Revenue and savings

A VCOSS guide to what’s being funded, what’s missing out and where the 2019 budget might take Victoria.

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The Victorian Government predicts modest revenue growth of 2.2 per cent, to reach $71 billion in 2019/20.

A surplus of $1.1 billion is expected in 2019/20, with surpluses continuing over the next four years. Ongoing surpluses mean the Victorian Government can invest in the services Victoria needs.

Ongoing surpluses mean the Victorian Government can invest in the services Victoria needs.

The significant downturn in property prices and sales have hit Victoria’s budget hard. Land transfer duty (stamp duty) revenue has been downgraded by $5.2 billion (13.6 per cent) since the 2018/19 budget. The 2019/20 budget assumes land transfer duty and land tax will continue to decline, then will start to increase from 2020/21. This big hole in the budget is expected to be balanced out by increases in GST receipts, payroll tax, motor vehicle tax and insurance tax. This budget predicts a small downturn in revenue from electronic gambling machines.

The budget is estimating $822 million in fines to be dished out in 2019/20. This includes $163 million in police on-the-spot fines and $123 million in toll road fines. Both of these types of fines can have a devastating impact on the lives of Victorians who are already facing financial disadvantage.

The major risks to Victoria’s revenue in 2019/20 include the ongoing decline in the residential property market, and uncertain federal funding arrangements for the National Disability Insurance Scheme, schools, early childhood education and the National Health Agreement.

Key revenue initiatives in this budget include changes to payroll tax, foreign-owned property surcharges, motor vehicle duties and land tax. Some of these measures will not commence until 2020/21.

The Victorian Government is also planning whole-of-government efficiency measures that will save $251.3 million in 2019/20 ($1.97 billion over four years).



Revenue initiatives


Payroll tax exemption for all types of parental leave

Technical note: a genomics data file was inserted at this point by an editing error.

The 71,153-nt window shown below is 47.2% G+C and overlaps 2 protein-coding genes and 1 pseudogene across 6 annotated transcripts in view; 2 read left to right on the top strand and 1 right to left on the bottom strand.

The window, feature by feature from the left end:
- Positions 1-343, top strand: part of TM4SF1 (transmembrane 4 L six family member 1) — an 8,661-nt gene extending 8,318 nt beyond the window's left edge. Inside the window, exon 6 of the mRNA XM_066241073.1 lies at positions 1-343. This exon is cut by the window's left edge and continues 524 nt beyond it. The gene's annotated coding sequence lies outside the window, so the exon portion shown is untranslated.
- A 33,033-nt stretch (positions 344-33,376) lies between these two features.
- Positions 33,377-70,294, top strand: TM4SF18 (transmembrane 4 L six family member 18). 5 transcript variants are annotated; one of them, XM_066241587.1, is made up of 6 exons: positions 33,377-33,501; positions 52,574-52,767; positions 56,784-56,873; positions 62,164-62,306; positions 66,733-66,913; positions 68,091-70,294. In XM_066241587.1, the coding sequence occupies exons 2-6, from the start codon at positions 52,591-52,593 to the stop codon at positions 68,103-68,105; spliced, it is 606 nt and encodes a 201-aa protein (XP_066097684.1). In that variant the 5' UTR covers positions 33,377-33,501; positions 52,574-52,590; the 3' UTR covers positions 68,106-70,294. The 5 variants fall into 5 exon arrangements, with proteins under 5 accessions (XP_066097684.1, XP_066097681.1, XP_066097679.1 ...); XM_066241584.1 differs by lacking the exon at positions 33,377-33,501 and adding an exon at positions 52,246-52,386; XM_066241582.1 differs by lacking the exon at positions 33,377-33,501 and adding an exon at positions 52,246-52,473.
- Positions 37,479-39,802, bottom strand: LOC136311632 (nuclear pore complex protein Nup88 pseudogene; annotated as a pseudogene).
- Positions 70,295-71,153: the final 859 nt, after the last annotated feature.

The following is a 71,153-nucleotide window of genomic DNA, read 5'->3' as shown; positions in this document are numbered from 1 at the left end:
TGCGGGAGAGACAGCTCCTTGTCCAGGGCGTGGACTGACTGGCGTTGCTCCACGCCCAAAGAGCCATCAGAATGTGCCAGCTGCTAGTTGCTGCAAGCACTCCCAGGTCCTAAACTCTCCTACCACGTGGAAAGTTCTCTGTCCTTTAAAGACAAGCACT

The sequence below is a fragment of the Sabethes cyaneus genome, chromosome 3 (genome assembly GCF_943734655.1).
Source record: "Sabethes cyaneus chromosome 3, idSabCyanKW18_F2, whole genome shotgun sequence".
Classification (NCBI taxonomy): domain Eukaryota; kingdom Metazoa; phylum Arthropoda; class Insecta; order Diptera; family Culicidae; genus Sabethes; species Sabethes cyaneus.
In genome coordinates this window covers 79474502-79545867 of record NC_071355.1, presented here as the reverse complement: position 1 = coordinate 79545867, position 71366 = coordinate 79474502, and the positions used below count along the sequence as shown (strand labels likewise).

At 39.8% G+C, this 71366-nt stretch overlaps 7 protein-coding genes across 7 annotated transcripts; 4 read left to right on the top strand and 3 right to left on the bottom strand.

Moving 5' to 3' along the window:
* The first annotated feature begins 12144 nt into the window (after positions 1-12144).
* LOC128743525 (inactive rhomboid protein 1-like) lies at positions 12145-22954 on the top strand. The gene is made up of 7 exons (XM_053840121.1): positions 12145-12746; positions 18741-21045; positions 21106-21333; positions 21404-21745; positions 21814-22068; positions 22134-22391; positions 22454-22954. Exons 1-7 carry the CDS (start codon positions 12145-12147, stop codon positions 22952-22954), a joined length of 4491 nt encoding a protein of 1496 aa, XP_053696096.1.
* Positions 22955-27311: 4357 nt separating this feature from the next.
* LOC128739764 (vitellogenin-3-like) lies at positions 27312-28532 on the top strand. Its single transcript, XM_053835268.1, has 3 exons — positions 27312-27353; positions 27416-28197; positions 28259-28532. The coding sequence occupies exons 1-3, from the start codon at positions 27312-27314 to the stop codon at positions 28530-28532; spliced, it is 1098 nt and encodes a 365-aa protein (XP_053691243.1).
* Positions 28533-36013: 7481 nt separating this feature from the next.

The payroll tax exemption for wages paid to employees on maternity leave will be extended to all people taking parental leave, to encourage employers to support their staff to spend more time with their children.
Cost: $1.7m in 2019/20 ($7.2m/4 years)


Removal of  land tax exemption for contiguous land in metropolitan areas

From 2020, land adjoining to someone’s principal place of residence, but on separate title and without a separate residence, will no longer be exempt from land tax. This will discourage land banking, which can stifle the timely development of affordable housing in outer-Melbourne.
Revenue: $10.9m in 2019/20 ($43.6m/4 years)


Harmonisation of foreigner property surcharges

The Victorian Government will increase the absentee landowner surcharge on land tax from 1.5 per cent to 2 per cent, and increase the land transfer duty surcharge from 7 per cent to 8 per cent for foreign property owners. This will align Victoria with the equivalent measures in NSW.
Revenue: $68.9m in 2019/20 ($328m/4 years)   


Further reduction to regional payroll tax

The regional payroll tax rate will be reduced to 1.2125 per cent, or 25 per cent of the metropolitan payroll tax rate, phased in from 2020-21 to 2022-23.
Cost: $0m in 2019/20 ($173.2m/3 years)         


Increase the payroll tax free threshold

From 2020/21, the current payroll tax-free threshold of $650,000 will gradually increase to $700,000 by 2022-23. This will reduce the number of Victorian businesses paying payroll tax by 700 in both 2021-22 and 2022-23.
Cost: $0m in 2019/20 ($86.7m/2 years)


Motor vehicle duty: Luxury vehicles

The Government will make changes to luxury vehicle tax, including an increased rate for used luxury vehicles and a decreased rate for green cars and primary producers’ cars, resulting in an overall net increase in revenue.
Revenue: $57.6m in 2019/20 ($246.2m/4 years)   



Other changes

Whole-of-government efficiencies

The Victorian Government is projecting significant budget savings through whole-of-government efficiencies.
Savings: $251.3m in 2019/20 ($1.97b/4 years)




Further strategies

Review state taxation to reduce volatility and increase fairness

In particular, a broad-based, progressive land tax would protect Victoria’s revenue from deep downturns in the residential property market.


Continued support for Victoria’s community sector

Whole-of-government efficiency measures should not affect the Government’s funding of the important frontline services delivered every day by the community sector across Victoria.


More VCOSS analysis
Read the VCOSS media release
Watch the VCOSS Treasurer's Breakfast
Real Spending Changes Table